I’ve been reading with interest about the keruffle involving Tech Crunch writer Alexia Tsotis and Summit Entertainment film studio about a comment published in that popular blog about a new Jake Gyllenhaall film called Source Code. Apparently Tsotis called the PR for the film a “buzzwordgasm”, as ccording to Summit their campaign was the first “cross-platform, trans-media campaign that transports audiences into the movie narrative using social media game play.”
What does the buzzwordgasm mean? Well, they are asking people to promote the film in their Facebook walls.I guess that any mention of a movie on Facebook qualifies as “cross-platform, trans-media” engagement. I guess that me talking about this in my blog would amount to “reverse clross-platform feedback loop”. Hey, I think I may have a talent for PR work!

Anyway, the story got me thinking at the apearance of other buzzwords that describe mundane things in order to make them sound more interesting. Here is a short list of some of my favourites:

  • Crowd-sourcing: asking others to do your work for you.
  • Immersive technology: 3D specs that have been around for decades. They looked silly then, they still look silly.
  • Crowd-funding: asking for donations.
  • Gamification: Trying to make your boring application/invention/idea a little bit more fun.
  • Freecycling: Giving stuff away.
  • Social tagging: Trying to determine what others are talking about.
  • Vox-popping: Interviewing regular people.
  • Social software: Anything that involves sharing between at least two people.
  • Cloud computing: Errr… whenever asks you what is cloud computing, just adopt a contemptuous look, wave your hand around and say “it’s complicated, it’s out there, man!”
  • Convergence: I can do other things on my phone other than talking on the phone!
  • Downsizing: Let´s fire some people, but make it sound cool.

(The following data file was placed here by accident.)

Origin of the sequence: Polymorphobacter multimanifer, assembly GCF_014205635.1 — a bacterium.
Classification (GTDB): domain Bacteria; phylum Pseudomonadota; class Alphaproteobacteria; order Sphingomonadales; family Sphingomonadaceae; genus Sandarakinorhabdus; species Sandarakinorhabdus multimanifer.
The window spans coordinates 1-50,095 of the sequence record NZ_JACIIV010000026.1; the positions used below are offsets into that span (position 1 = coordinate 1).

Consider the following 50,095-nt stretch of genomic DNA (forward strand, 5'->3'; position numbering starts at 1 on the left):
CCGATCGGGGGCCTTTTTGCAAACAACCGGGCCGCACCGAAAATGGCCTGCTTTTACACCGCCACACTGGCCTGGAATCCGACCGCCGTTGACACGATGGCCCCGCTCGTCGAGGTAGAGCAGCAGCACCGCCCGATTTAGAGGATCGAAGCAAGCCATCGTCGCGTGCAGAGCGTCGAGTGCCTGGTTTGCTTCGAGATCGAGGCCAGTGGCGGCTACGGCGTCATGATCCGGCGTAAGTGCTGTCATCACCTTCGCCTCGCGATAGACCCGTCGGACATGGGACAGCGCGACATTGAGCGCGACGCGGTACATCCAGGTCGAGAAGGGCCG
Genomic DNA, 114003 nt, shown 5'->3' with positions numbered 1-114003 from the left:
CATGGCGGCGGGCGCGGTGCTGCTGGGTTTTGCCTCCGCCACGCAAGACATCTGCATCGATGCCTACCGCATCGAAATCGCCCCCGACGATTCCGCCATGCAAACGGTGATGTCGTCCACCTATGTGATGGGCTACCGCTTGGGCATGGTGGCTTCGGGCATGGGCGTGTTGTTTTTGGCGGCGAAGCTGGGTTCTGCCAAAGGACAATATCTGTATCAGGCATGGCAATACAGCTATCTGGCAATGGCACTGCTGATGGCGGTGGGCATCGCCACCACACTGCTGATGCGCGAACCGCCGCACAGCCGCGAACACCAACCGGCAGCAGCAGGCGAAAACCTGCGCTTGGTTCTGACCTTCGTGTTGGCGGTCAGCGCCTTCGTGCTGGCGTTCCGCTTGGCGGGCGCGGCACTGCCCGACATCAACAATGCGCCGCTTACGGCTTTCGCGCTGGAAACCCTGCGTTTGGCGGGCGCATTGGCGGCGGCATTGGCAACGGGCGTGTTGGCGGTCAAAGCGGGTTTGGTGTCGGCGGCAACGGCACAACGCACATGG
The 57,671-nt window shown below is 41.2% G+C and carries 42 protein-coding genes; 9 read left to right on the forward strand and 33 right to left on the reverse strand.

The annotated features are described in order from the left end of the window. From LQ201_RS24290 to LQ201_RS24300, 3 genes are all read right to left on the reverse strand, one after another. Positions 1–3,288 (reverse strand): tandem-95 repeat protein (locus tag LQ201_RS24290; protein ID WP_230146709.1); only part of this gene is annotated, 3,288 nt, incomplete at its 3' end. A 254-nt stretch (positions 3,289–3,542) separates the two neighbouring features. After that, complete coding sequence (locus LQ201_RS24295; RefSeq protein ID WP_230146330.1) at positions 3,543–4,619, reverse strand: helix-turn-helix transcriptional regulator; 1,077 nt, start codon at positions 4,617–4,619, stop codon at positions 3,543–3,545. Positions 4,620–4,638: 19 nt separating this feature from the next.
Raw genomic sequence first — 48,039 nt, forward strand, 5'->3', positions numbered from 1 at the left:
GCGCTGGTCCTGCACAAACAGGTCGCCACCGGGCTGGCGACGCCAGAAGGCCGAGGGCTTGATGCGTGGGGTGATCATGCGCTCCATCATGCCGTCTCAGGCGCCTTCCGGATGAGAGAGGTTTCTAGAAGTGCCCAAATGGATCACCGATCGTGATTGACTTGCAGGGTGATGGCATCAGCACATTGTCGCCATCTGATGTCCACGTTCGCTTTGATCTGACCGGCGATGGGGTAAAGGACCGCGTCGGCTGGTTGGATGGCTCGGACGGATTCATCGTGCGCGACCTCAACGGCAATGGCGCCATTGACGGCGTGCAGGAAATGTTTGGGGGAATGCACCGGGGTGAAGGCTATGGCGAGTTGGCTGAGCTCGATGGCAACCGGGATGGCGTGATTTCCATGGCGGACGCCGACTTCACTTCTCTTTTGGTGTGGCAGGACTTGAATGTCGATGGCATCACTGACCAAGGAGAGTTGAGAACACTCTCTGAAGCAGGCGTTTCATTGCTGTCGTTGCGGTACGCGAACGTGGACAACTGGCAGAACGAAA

• Synergy: If the roadrunner was a word, it would be this (Hint: I always liked Wile E. Coyote).
  • Rich media: Oh yes, we used to call this multimedia back in the Dark Ages.
  • Holistic integration: Let’s hope our data will work with that database.
  • Workflow: Getting stuff done.

Any suggestions?



Robert · March 17, 2011 at 8:59 am

I'll take this list to my next meeting and play a bingo with it.

I Better not make it a drinking game, i value my liver.


Amelia Andersdotter · March 17, 2011 at 9:28 am

What about something like the Right to be Forgotten as presented by Reding?

The best thing that I have ever heard about data in general is it's flighty, and it's sticky. Once you put it out there, it flies away. Once you put it out there, it sticks.

Privacy in general is quite buzzy. How horribly politically incorrect I am.


    Andres · March 17, 2011 at 9:59 am

    You do have to be quite buzzy, but you can get away with it I think.


Mick · March 17, 2011 at 12:57 pm

Digital Native: Somebody who uses a computer more than once a week


    Andres · March 17, 2011 at 3:50 pm

    Brilliant, how could I forget digital natives?


Grant S. Robertson · March 17, 2011 at 2:55 pm

Oh, you missed "Transliteracy," which has been soundly mocked by many in the Library and Information Science (LIS) circles. I have to admit that it has started to grow on me, but only because the word "literacy" has a pretty specific definition in the minds of most people and expanding that definition would be pretty hard to do. In the end, it is a buzzword in search of a definition.

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